The bombs in Dahab, on the Red Sea, hit with a weary inevitability. It's the third such bombing of a Red Sea resort in Egypt in the past 18 months, and the authorities must be wondering whether this is the product of a systematic campaign by an organised group, or whether - much more worrying in my view - it might be the result of an increasingly common mindset, which sees in the Red Sea resorts an obvious, easy and appropriate target for these ugly actions.
Quite why these Egyptian resorts seem like good targets for Islamic groups is a question worth addressing. I've been going to Egypt quite regularly in the last few months, for the first time in several years, and in Cairo the seriousness and intensity of the security precautions around tourist sites is very striking. I was on my way to Sudan last time I stayed in Cairo, and Khartoum by contrast seemed utterly safe and laid-back, despite being in a country in a state of civil war. Your Cairo taxi will be investigated before it goes anywhere near the hotel, which has also installed metal-detector equipment at the entrance to the lobby.
Such security precautions can make things a little tricky. If you get an ordinary bus and walk into the Egyptian Museum, rather than drive in on an air-conditioned tourist bus, you will be questioned by the security police. And around the Red Sea resort of Sharm el Sheikh, there is now a security cordon. On the other hand, you can still walk round the sublime mosques of medieval Cairo without seeing much in the way of security, that not being something most tourists are interested in.
In part, the question of why Islamic groups are attacking these tourist resorts is "because they can". Despite these nervously sustained security arrangements, it is evidently still possible to get through the net and plant a bomb. The other answer, of course, is that some Islamic groups simply hate the Western-style hedonism of such resorts, and want to destroy them by scaring off tourists in large numbers. They see no place for a Hurghada, with its hordes of Russian prostitutes and rows of nightclubs, in a supposedly Islamic country.
When events like this make an impact on a country, it becomes immediately apparent what a risk it is to rely, to any serious extent, on tourist income. Egypt is seen by these groups as a useful target, first because its security is evidently lax - there have been a number of incidents since the massacre, nine years ago, of 57 at the temple of Hatshepsut near Luxor. Secondly, it attracts these horrible incidents because its economy is so evidently fragile, and can so easily be damaged by a single incident of this kind.
The second largest recipient of US aid after Israel, Egypt is evidently a basket case economically, and is not helping itself with its ongoing addiction to tourist money. If it cannot rival Dubai, and ward off - for the moment - the attacks of terrorists with ruthlessly successful levels of security, it could consider the case of Turkey, which on the whole does not invite attacks like this, and would be less vulnerable to one, because its economy is more successfully diversified.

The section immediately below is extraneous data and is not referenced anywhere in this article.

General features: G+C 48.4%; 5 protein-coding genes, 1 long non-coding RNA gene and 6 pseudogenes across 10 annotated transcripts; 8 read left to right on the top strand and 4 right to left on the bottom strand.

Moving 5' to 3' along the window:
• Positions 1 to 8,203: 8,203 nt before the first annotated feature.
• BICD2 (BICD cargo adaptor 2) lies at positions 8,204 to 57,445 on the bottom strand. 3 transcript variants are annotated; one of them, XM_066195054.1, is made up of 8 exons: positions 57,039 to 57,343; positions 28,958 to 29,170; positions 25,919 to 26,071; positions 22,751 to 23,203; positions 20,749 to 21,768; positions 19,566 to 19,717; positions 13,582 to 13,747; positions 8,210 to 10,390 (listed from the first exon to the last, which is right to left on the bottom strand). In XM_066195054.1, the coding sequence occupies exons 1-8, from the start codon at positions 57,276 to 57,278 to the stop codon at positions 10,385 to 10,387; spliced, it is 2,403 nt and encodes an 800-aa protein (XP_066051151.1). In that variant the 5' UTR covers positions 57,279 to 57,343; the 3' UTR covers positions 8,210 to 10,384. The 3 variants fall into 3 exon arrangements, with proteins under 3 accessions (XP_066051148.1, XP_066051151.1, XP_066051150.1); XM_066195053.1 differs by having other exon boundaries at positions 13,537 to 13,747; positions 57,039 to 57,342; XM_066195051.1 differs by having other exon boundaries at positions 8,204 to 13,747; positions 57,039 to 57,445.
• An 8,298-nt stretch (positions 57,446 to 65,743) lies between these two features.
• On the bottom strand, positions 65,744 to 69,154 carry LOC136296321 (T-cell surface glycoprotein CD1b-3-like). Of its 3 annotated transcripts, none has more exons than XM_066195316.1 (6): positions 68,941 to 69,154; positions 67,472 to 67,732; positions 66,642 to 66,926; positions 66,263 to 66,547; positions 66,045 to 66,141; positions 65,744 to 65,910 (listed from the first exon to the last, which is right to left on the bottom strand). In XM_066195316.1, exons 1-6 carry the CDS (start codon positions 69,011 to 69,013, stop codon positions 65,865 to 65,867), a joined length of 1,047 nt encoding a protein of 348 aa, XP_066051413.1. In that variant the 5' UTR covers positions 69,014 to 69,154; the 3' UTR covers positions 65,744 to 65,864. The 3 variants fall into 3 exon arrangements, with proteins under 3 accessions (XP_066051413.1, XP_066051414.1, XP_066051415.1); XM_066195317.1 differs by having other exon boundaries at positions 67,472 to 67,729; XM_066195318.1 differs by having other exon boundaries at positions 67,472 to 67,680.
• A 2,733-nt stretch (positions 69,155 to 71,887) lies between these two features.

Egypt at the moment is vulnerable, because it has largely pinned its hope on the equation that one million tourists equals 200,000 Egyptian jobs. Those jobs are, however, there at the whim of a man with a bomb in his bag, and everyone's interest would be served by Egypt's understanding that it is attacked so regularly because it has made itself an obvious target.
Two cheers for the good sports at the BBC
Grandstand is coming to an end. Hurrah! There's far too much sport on the television anyway, so no one could possibly complain if - ah - there's a fly in the ointment. Apparently, the programme title is being dropped. The music is staying the same, and - how should I break this to you - there is no risk of there being any less sport involved.
Indeed, everyone concerned is at pains to emphasise the alteration will mean even more sport for everyone to enjoy. If this promise came from the Government, we would all relax and know not to believe it. Coming from the BBC on the subject of broadcast sport, it seems all too likely to be true. More sport on the telly, forever!
That, surely, is something we can all welcome, as we reach for the off button on the remote and go out to do something more interesting.
* Alan Bennett's play The History Boys has just opened in New York to rapturous reviews. One will be watching the fate of the play, and its popularity among American audiences, with interest. We are always told that American audiences have no interest in anything outside their country. Nothing more local than Bennett's play about English education could be imagined, and it will prove a bit of a test case.
Personally, I don't believe American audiences are so parochial; I think they can easily be interested in lives unlike their own, and it's only the second-guessing of a cultural elite which says otherwise. All the same, I would only say that with absolute confidence when the play has been running to full houses for a year.Reuse content